This video, of course, is a two-dimensional display of a three-dimensional artwork while the sound heard is a reproduction of the actual music. This artwork needs to be viewed in person to grasp its physical size, depth, and the sound production that is generated from within the canvases. That speaks to a key problem I have with what I now define as Sculptural Music Boxes, or SMBs
I will store this work with the previous project, Your Song, for now, in the studio behind the main easels. And like Your Song, I will use this artwork as a reference. Otherwise, I have no plans for a public exhibition of it or of any other artworks. I have come to a display halt hesitant to show these works in public. Some of that feeling comes from the disruption caused by COVID, when all exhibitions either went away, or came back as an unexceptable virtual event. The rest comes from within.
What am I to do with my Etsy storefront where I once listed dozens of artworks for sale? Since I open that store I have sold 14 items. The first year I sold seven artworks with the first selling for $260 in early 2014. The two most expensive paintings I sold occurred the following year, one for $1045 and the other for $1050. Then sales slowed to one here, one there. The last artwork, a commissioned work, I sold through Etsy in late 2017 for $575 dollars. Looking at the site, I see I let 50 listings expire in 2019 and put 21 in inactive status. My pricing range for the expired listings was from $325 to $2,800, plus a small shipping charge that varied, but was under $100. That reminds me of my local gallery experience when finally, after hanging and expensive work for a long time, I exchanged it out with two smaller pieces priced under $1000 each to see if cost was the issue. In time, the Gallery asked me to remove them. They knew what I have known: I don’t sell.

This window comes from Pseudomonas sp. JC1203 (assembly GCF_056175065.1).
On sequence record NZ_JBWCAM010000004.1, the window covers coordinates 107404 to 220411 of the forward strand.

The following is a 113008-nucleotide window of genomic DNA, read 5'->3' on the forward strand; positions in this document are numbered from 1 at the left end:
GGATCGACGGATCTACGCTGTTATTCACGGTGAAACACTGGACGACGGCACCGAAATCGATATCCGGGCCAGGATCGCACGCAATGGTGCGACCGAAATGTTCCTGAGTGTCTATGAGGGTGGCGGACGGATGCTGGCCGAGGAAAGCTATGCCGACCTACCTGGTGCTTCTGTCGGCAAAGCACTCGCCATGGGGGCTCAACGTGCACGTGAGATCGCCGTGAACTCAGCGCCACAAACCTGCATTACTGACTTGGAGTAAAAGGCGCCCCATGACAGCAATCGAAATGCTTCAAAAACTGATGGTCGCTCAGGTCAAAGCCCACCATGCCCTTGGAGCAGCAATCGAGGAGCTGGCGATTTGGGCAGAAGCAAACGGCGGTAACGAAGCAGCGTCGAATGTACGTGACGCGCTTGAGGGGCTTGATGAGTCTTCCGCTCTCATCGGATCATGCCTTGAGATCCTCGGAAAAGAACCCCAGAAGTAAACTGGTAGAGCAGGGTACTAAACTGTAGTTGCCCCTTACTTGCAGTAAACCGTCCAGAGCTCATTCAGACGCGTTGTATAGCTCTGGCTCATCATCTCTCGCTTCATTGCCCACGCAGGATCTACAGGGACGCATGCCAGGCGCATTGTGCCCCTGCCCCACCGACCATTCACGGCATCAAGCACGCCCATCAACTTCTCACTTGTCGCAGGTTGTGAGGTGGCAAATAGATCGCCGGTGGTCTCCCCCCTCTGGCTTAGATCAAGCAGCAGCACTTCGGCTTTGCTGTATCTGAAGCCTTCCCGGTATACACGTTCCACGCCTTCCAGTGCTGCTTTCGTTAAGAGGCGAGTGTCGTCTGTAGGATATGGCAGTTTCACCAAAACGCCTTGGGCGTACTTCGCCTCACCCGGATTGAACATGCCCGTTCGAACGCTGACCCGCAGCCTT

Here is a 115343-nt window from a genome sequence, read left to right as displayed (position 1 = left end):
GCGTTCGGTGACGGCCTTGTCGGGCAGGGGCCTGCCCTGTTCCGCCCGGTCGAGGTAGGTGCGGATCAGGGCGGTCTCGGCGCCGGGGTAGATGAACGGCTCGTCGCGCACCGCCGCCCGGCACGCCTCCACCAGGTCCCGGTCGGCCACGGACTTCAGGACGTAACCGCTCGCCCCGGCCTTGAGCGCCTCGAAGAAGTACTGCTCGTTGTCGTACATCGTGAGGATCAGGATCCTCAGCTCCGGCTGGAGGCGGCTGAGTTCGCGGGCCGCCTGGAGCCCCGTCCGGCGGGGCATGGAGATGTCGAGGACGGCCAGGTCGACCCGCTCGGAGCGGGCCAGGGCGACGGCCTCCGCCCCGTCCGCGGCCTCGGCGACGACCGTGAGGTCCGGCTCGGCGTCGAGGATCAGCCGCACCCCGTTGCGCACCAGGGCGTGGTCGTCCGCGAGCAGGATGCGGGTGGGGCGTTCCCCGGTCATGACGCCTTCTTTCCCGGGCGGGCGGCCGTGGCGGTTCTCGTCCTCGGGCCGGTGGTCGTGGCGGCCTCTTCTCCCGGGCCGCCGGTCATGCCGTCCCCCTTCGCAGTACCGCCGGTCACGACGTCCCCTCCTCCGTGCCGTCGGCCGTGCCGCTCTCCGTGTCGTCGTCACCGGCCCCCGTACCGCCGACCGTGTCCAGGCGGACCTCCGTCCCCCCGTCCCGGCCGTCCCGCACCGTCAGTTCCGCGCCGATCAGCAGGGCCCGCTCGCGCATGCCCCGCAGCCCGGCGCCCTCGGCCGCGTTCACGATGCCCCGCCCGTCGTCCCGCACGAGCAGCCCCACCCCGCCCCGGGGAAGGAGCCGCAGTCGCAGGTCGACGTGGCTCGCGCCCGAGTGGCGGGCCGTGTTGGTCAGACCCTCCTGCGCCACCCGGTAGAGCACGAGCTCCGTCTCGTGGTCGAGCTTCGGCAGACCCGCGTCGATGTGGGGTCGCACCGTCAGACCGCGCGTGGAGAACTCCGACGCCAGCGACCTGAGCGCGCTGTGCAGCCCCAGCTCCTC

All those previous artworks were standard two-dimensional canvases and not interactive. My current artworks are all three-dimensional and interactive, which makes them a lot more complicated, expensive, and fragile to handle. The thought of trying to ship one of these new artworks in some kind of packaging bubble that would be required concerns me. It would not only be a timely endeavor, it would be an expensive package to produce, costing hundreds of dollars to ship. Then my next issue would be the unpacking after it arrives at its destination. Who and how will they unpack the artwork? Will they hang it safely? Finally, will the music actually play? I am speaking from experience of handing each of these artworks. I have had equal concerns with exhibition professionals handling these artworks and have communicated directly with them to insure all goes as expected. Trying to explain, or fix, or help or understand a buyer on a phone, a thousand miles away, whom I know little about, reminds me of a past that is that, past. Add in that selling on Etsy comes with high customer satisfied bar and what do I do if the customer is not happy? That too I would rather leave in the past.
Although all this hassle is to be expected when selling online, I believe no amount of financial compensations would overcome the complications and the difficulties of selling, packaging, and customer satisfaction needed to sell. I know what I know and that known is no matter what; I don’t sell. Updating this artwork store would end up being nothing more than a vanity Etsy store, with monthly renewal bills from Etsy. COVID is going out the door; I am going to shut the door on this store. For now.
For my next project. I have decided for no particular reason to challenge myself with the opening movement of Beethoven’s fifth Symphony number 5. I actually painted an artwork that sold in 2014 from this movement.
The building pictured is by Frank Gehry. I am planning on using the building’s facade and colors on the main three foot by four-foot canvas in the setup image. For the two smaller side speakers’ canvases, I am considering a Beethoven quote. So it is to be.
Scott Von Holzen